Note: The beginning to this review was inspired by reading a review of this book by John Clute. Although my take is a bit different than his in places, I felt that I needed to acknowledge this influence on the opening part of my review.
Solitude - the word, like others derived from the Latin solitatem, evokes quite a few emotions when examined from various angles. Gabriel García Márquez in his seminal work, One Hundred Years of Solitude, illustrates all the forms that solitude can take.
In M. John Harrison's Arthur C. Clarke Award-winning novel, Nova Swing, solitude is a physical place called Saudade (taking its name from the Portuguese word for solitude). Although set in the world of his 2002 novel, Light, and although the mysterious Kefahuchi Tract appears here as well, Nova Swing has only the most tenuous of connections with that earlier novel. Instead of exploring the heart of the Tract, the characters here in Nova Swing remind me more of Humphrey Bogart and crew in the classic movie Casablanca. Rick's Café Américain has instead become a city within a stretch affected by a recent falling of the Kefahuchi Tract's odd physics onto parts of the Earth itself. The geography is strange, with everything seemingly skewed and even "reality" itself not being what it seems. And then there are those mysterious black and white cats that come and go with the dusk and the dawn.
Such a strange, weird place. The reader never will be able to feel "accustomed" to the place; it is simply too twisted and dreamlike, which is exactly the mood that Harrison aimed to achieve. The story itself is relatively simple, that of the aptly named "travel agent" named Vic Serotonin who often enters Saudade for clients. His latest client is a mysterious and unpredictable woman whose desire for a tour drives the action of this story. Shadowed by a detective intent on shutting down his technically illegal operation, Serotonin finds himself going ever deeper into a world in which the strange and warped become as "alive" as the characters themselves.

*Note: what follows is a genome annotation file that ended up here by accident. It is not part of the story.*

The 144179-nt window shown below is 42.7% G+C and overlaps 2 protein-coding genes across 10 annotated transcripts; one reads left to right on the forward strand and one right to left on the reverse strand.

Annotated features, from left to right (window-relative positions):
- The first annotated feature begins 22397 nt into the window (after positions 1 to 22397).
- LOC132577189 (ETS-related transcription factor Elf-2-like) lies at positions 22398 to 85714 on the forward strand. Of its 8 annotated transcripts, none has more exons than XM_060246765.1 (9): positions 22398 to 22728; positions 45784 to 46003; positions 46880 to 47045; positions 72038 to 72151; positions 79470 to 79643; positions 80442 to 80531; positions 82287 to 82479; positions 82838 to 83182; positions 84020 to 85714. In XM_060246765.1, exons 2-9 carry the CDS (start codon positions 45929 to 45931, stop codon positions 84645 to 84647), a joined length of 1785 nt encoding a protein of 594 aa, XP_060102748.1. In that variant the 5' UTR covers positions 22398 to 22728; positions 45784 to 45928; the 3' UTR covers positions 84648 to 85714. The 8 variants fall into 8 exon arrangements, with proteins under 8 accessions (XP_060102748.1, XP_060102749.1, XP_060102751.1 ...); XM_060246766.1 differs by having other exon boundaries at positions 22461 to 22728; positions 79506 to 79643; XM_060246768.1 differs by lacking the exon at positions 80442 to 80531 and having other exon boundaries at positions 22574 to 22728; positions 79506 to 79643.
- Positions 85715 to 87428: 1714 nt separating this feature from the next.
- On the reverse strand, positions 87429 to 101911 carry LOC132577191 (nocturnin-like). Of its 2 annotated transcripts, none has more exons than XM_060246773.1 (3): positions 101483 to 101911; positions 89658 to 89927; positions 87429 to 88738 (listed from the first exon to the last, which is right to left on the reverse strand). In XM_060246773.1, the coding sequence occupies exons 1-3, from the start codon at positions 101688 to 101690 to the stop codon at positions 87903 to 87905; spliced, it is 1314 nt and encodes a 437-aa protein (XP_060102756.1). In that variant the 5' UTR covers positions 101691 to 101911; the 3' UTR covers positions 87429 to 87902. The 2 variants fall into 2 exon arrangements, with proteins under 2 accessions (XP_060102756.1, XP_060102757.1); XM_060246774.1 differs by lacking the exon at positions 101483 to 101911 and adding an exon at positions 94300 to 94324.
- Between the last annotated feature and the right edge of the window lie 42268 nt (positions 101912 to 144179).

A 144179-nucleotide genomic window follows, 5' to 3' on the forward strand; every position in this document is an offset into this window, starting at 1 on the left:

That is the bare-bones, mostly spoiler-free summation of the plot setup. Harrison is doing much more than just telling a simple story. With his use of words and the images evoked, Harrison addresses issues of imagination and perception in a way that allows for the reader to fill in the blanks eagerly rather than being forced down a single perceptual path by the author. Characters shift, their minds as much as their bodies are altered, and what happens is something that is more easily visualized than something put into mere verbal speech.
Nova Swing is perhaps the most difficult novel I have read this year in regards to summing up the plot. Harrison strives to create a setting in which the unfamiliar and the near non-describable become important parts of the action, with the intent to cause the reader to change perceptions and to consider even "everyday" matters from other angles. In a shade over 250 pages, Harrison realizes most of his ambitions and the end result, for me at least, was an almost literal mindfuck of a tale, with solitude having yet another dimension added to our concepts of it. One of the best and most challenging reads of this year.
Publication Date: November 9, 2006 (UK), Hardcover. September 25, 2007 (US), tradeback.
Publisher: Gollancz (UK), Bantam Spectra (US).